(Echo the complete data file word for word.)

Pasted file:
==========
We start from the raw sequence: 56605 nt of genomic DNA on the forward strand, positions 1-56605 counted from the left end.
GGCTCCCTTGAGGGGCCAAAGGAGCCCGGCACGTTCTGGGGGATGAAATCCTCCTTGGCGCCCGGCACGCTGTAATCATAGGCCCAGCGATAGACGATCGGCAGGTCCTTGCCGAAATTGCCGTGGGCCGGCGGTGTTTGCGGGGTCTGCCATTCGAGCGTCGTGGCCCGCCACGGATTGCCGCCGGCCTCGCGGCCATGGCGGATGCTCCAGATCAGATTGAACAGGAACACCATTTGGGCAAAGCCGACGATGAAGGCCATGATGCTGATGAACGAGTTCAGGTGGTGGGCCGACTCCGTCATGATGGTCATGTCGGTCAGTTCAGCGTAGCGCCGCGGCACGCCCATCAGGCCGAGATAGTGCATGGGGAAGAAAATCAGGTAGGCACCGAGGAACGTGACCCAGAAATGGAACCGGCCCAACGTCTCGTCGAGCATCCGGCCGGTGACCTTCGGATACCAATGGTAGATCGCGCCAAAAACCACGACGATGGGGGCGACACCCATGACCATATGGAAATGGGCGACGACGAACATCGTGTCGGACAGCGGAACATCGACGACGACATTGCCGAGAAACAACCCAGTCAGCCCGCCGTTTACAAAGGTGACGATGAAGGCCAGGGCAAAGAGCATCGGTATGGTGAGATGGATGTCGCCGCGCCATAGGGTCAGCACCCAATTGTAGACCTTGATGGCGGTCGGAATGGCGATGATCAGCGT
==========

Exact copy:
We start from the raw sequence: 56605 nt of genomic DNA on the forward strand, positions 1-56605 counted from the left end.
GGCTCCCTTGAGGGGCCAAAGGAGCCCGGCACGTTCTGGGGGATGAAATCCTCCTTGGCGCCCGGCACGCTGTAATCATAGGCCCAGCGATAGACGATCGGCAGGTCCTTGCCGAAATTGCCGTGGGCCGGCGGTGTTTGCGGGGTCTGCCATTCGAGCGTCGTGGCCCGCCACGGATTGCCGCCGGCCTCGCGGCCATGGCGGATGCTCCAGATCAGATTGAACAGGAACACCATTTGGGCAAAGCCGACGATGAAGGCCATGATGCTGATGAACGAGTTCAGGTGGTGGGCCGACTCCGTCATGATGGTCATGTCGGTCAGTTCAGCGTAGCGCCGCGGCACGCCCATCAGGCCGAGATAGTGCATGGGGAAGAAAATCAGGTAGGCACCGAGGAACGTGACCCAGAAATGGAACCGGCCCAACGTCTCGTCGAGCATCCGGCCGGTGACCTTCGGATACCAATGGTAGATCGCGCCAAAAACCACGACGATGGGGGCGACACCCATGACCATATGGAAATGGGCGACGACGAACATCGTGTCGGACAGCGGAACATCGACGACGACATTGCCGAGAAACAACCCAGTCAGCCCGCCGTTTACAAAGGTGACGATGAAGGCCAGGGCAAAGAGCATCGGTATGGTGAGATGGATGTCGCCGCGCCATAGGGTCAGCACCCAATTGTAGACCTTGATGGCGGTCGGAATGGCGATGATCAGCGT